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Greenpeace is out with its seafood sustainability report, and Safeway has moved into the number one position, “praised for discontinuing sales of ‘red-list,’ or unsustainably caught, species, including orange roughy,” the Los Angeles Times writes, noting that “Safeway's move into first place from its fourth-place ranking last year was due in part to the company's involvement in fishery improvement projects to rebuild fish stocks. Most significant, it's made a public statement calling on the governments that control fisheries in the Antarctic Ross Sea to designate it as a marine reserve.”

The Times goes on: “Three years ago, all 20 of the seafood retailers Greenpeace assessed failed the organization's seafood sustainability test. This year, 15 received a passing score, though none attained the Greenpeace criteria for truly green retail. 

“Target and Wegman's shared the No. 2 spot on the report, with Whole Foods ranking fourth and Costco, Trader Joe's and Walmart ranking 11th, 12th and 13th, respectively. SuperValu, which operates the Bristol Farms and Albertson's stores, ranked 18th and did not receive a passing grade.”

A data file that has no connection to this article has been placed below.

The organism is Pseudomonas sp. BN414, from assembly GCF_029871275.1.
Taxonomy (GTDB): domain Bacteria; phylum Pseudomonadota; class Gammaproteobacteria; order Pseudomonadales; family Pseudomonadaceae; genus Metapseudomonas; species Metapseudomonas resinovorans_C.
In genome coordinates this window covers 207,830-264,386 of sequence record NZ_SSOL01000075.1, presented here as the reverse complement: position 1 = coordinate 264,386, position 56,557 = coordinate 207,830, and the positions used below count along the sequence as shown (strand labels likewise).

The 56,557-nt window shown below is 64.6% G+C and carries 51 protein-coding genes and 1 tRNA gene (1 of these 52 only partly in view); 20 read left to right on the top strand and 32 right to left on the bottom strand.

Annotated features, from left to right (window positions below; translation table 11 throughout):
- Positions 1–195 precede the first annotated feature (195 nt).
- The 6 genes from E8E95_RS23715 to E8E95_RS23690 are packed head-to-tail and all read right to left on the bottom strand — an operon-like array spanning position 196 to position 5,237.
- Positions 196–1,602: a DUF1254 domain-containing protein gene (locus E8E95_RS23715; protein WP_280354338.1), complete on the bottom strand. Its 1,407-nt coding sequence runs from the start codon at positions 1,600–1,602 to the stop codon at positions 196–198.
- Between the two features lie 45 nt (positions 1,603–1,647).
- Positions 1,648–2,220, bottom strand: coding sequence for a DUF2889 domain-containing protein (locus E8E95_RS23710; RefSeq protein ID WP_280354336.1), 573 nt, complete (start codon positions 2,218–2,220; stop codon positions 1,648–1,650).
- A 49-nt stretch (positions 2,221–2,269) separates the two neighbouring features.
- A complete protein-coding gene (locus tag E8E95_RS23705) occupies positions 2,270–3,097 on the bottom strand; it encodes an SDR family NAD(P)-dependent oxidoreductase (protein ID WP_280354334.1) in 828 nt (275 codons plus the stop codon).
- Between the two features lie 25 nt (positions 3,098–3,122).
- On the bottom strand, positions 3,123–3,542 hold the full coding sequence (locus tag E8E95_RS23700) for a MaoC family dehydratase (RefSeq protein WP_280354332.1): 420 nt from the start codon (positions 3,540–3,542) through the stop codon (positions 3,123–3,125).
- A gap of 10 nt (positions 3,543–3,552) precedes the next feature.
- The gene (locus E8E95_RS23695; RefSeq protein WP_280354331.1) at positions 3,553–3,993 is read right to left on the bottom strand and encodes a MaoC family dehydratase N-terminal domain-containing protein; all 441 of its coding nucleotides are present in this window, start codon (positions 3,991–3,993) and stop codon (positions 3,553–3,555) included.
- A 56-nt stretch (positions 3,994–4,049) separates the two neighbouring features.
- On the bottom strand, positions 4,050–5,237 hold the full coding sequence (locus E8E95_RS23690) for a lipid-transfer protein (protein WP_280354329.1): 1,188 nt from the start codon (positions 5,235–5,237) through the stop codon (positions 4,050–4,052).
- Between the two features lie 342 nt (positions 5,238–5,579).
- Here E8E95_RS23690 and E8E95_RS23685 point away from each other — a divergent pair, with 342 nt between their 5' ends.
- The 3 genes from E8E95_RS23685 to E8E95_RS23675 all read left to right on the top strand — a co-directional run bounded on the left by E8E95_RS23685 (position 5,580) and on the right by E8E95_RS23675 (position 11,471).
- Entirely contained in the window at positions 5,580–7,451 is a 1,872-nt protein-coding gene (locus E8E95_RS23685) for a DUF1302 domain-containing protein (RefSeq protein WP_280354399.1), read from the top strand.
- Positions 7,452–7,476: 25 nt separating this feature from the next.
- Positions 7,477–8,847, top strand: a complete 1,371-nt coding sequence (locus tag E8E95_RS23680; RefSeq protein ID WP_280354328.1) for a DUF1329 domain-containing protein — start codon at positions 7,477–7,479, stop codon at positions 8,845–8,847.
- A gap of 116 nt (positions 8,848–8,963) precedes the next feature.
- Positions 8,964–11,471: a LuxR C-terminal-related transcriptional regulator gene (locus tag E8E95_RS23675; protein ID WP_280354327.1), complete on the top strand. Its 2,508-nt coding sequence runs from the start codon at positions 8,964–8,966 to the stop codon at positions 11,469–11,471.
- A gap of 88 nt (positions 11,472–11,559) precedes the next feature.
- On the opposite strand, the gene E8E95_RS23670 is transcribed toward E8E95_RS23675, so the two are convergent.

In a separate story, the Florida Independent reports that “Among those receiving failing grades are Florida-based grocery chains Winn-Dixie and Publix. According to the report, Winn-Dixie has continually ignored all inquiries from Greenpeace on its seafood policies and practices, which has resulted in a consistently low ranking. And, though it announced the creation of a ‘seafood ranking system’ last year, Publix has yet to implement a sustainable seafood policy.”
KC's View:
It is worth noting that the LA Times is a little behind the times - Supervalu no longer owns Bristol Farms. And it would be my guess that freed from the shackles of corporate ownership, Bristol will be a lot more progressive in this area.